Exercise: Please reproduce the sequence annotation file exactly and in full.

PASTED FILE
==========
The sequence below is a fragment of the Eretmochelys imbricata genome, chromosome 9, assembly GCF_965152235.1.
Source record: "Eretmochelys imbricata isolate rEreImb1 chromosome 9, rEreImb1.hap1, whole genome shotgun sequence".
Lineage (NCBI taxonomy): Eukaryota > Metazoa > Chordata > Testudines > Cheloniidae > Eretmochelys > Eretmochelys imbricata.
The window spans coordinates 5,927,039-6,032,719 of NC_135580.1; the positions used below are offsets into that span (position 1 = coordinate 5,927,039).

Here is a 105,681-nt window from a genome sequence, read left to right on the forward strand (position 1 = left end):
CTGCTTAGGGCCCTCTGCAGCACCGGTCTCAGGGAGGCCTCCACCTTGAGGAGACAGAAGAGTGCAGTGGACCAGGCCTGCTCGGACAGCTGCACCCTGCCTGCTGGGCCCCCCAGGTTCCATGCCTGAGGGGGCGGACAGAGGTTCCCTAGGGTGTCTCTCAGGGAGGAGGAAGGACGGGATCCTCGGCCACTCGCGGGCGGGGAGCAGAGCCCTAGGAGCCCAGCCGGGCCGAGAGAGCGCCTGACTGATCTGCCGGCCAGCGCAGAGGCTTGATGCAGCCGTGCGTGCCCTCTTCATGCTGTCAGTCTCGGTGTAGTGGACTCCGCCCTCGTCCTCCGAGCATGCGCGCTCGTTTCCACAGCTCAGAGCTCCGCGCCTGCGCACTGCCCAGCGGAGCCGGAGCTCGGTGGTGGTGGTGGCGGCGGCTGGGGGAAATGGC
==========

The sequence below is a fragment of the Eretmochelys imbricata genome, chromosome 9, assembly GCF_965152235.1.
Source record: "Eretmochelys imbricata isolate rEreImb1 chromosome 9, rEreImb1.hap1, whole genome shotgun sequence".
Lineage (NCBI taxonomy): Eukaryota > Metazoa > Chordata > Testudines > Cheloniidae > Eretmochelys > Eretmochelys imbricata.
The window spans coordinates 5,927,039-6,032,719 of NC_135580.1; the positions used below are offsets into that span (position 1 = coordinate 5,927,039).

Here is a 105,681-nt window from a genome sequence, read left to right on the forward strand (position 1 = left end):
CTGCTTAGGGCCCTCTGCAGCACCGGTCTCAGGGAGGCCTCCACCTTGAGGAGACAGAAGAGTGCAGTGGACCAGGCCTGCTCGGACAGCTGCACCCTGCCTGCTGGGCCCCCCAGGTTCCATGCCTGAGGGGGCGGACAGAGGTTCCCTAGGGTGTCTCTCAGGGAGGAGGAAGGACGGGATCCTCGGCCACTCGCGGGCGGGGAGCAGAGCCCTAGGAGCCCAGCCGGGCCGAGAGAGCGCCTGACTGATCTGCCGGCCAGCGCAGAGGCTTGATGCAGCCGTGCGTGCCCTCTTCATGCTGTCAGTCTCGGTGTAGTGGACTCCGCCCTCGTCCTCCGAGCATGCGCGCTCGTTTCCACAGCTCAGAGCTCCGCGCCTGCGCACTGCCCAGCGGAGCCGGAGCTCGGTGGTGGTGGTGGCGGCGGCTGGGGGAAATGGC